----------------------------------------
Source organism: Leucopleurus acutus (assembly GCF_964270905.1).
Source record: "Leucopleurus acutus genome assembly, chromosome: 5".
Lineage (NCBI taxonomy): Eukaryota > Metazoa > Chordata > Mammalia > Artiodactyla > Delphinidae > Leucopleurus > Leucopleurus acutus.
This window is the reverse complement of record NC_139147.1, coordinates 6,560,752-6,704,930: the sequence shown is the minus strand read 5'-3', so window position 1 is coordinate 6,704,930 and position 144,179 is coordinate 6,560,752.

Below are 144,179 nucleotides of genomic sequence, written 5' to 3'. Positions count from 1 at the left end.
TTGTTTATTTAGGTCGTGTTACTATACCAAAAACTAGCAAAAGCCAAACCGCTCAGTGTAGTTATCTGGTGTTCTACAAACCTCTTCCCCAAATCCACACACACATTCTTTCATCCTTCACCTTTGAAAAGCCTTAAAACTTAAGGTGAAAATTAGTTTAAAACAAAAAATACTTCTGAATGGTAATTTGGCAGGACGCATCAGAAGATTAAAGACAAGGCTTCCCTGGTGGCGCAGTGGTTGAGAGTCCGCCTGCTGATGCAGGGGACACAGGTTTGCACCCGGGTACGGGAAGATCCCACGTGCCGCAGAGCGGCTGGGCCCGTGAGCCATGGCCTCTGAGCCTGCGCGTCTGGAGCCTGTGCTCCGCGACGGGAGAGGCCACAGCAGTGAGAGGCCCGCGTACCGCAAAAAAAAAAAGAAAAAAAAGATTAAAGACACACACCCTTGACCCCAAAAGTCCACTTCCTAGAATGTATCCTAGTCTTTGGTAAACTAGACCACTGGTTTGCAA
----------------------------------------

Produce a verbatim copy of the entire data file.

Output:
Source organism: Leucopleurus acutus (assembly GCF_964270905.1).
Source record: "Leucopleurus acutus genome assembly, chromosome: 5".
Lineage (NCBI taxonomy): Eukaryota > Metazoa > Chordata > Mammalia > Artiodactyla > Delphinidae > Leucopleurus > Leucopleurus acutus.
This window is the reverse complement of record NC_139147.1, coordinates 6,560,752-6,704,930: the sequence shown is the minus strand read 5'-3', so window position 1 is coordinate 6,704,930 and position 144,179 is coordinate 6,560,752.

Below are 144,179 nucleotides of genomic sequence, written 5' to 3'. Positions count from 1 at the left end.
TTGTTTATTTAGGTCGTGTTACTATACCAAAAACTAGCAAAAGCCAAACCGCTCAGTGTAGTTATCTGGTGTTCTACAAACCTCTTCCCCAAATCCACACACACATTCTTTCATCCTTCACCTTTGAAAAGCCTTAAAACTTAAGGTGAAAATTAGTTTAAAACAAAAAATACTTCTGAATGGTAATTTGGCAGGACGCATCAGAAGATTAAAGACAAGGCTTCCCTGGTGGCGCAGTGGTTGAGAGTCCGCCTGCTGATGCAGGGGACACAGGTTTGCACCCGGGTACGGGAAGATCCCACGTGCCGCAGAGCGGCTGGGCCCGTGAGCCATGGCCTCTGAGCCTGCGCGTCTGGAGCCTGTGCTCCGCGACGGGAGAGGCCACAGCAGTGAGAGGCCCGCGTACCGCAAAAAAAAAAAGAAAAAAAAGATTAAAGACACACACCCTTGACCCCAAAAGTCCACTTCCTAGAATGTATCCTAGTCTTTGGTAAACTAGACCACTGGTTTGCAA